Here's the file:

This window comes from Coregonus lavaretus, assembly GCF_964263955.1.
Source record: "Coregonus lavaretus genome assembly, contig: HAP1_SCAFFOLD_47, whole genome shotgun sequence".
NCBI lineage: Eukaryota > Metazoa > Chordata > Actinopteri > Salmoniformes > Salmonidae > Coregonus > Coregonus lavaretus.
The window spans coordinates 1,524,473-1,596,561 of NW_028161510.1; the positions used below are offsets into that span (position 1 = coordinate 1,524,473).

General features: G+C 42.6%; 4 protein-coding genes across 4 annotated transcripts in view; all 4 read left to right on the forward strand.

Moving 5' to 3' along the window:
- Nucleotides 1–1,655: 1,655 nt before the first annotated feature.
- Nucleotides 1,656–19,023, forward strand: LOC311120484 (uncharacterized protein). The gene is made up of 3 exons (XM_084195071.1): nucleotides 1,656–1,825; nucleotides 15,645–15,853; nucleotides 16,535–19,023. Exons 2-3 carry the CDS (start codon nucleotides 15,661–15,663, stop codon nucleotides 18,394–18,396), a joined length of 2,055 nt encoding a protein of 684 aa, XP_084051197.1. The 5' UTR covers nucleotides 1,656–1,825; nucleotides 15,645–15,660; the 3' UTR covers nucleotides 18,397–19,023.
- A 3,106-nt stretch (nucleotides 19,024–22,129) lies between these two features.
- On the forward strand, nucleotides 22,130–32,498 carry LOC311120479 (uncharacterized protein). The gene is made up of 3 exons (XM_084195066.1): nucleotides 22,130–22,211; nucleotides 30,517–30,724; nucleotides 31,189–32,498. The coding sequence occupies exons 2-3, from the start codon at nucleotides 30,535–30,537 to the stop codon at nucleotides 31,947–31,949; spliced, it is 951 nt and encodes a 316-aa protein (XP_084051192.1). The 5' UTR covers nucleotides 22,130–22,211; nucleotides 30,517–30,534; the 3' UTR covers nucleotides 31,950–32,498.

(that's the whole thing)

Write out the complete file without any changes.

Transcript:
This window comes from Coregonus lavaretus, assembly GCF_964263955.1.
Source record: "Coregonus lavaretus genome assembly, contig: HAP1_SCAFFOLD_47, whole genome shotgun sequence".
NCBI lineage: Eukaryota > Metazoa > Chordata > Actinopteri > Salmoniformes > Salmonidae > Coregonus > Coregonus lavaretus.
The window spans coordinates 1,524,473-1,596,561 of NW_028161510.1; the positions used below are offsets into that span (position 1 = coordinate 1,524,473).

General features: G+C 42.6%; 4 protein-coding genes across 4 annotated transcripts in view; all 4 read left to right on the forward strand.

Moving 5' to 3' along the window:
- Nucleotides 1–1,655: 1,655 nt before the first annotated feature.
- Nucleotides 1,656–19,023, forward strand: LOC311120484 (uncharacterized protein). The gene is made up of 3 exons (XM_084195071.1): nucleotides 1,656–1,825; nucleotides 15,645–15,853; nucleotides 16,535–19,023. Exons 2-3 carry the CDS (start codon nucleotides 15,661–15,663, stop codon nucleotides 18,394–18,396), a joined length of 2,055 nt encoding a protein of 684 aa, XP_084051197.1. The 5' UTR covers nucleotides 1,656–1,825; nucleotides 15,645–15,660; the 3' UTR covers nucleotides 18,397–19,023.
- A 3,106-nt stretch (nucleotides 19,024–22,129) lies between these two features.
- On the forward strand, nucleotides 22,130–32,498 carry LOC311120479 (uncharacterized protein). The gene is made up of 3 exons (XM_084195066.1): nucleotides 22,130–22,211; nucleotides 30,517–30,724; nucleotides 31,189–32,498. The coding sequence occupies exons 2-3, from the start codon at nucleotides 30,535–30,537 to the stop codon at nucleotides 31,947–31,949; spliced, it is 951 nt and encodes a 316-aa protein (XP_084051192.1). The 5' UTR covers nucleotides 22,130–22,211; nucleotides 30,517–30,534; the 3' UTR covers nucleotides 31,950–32,498.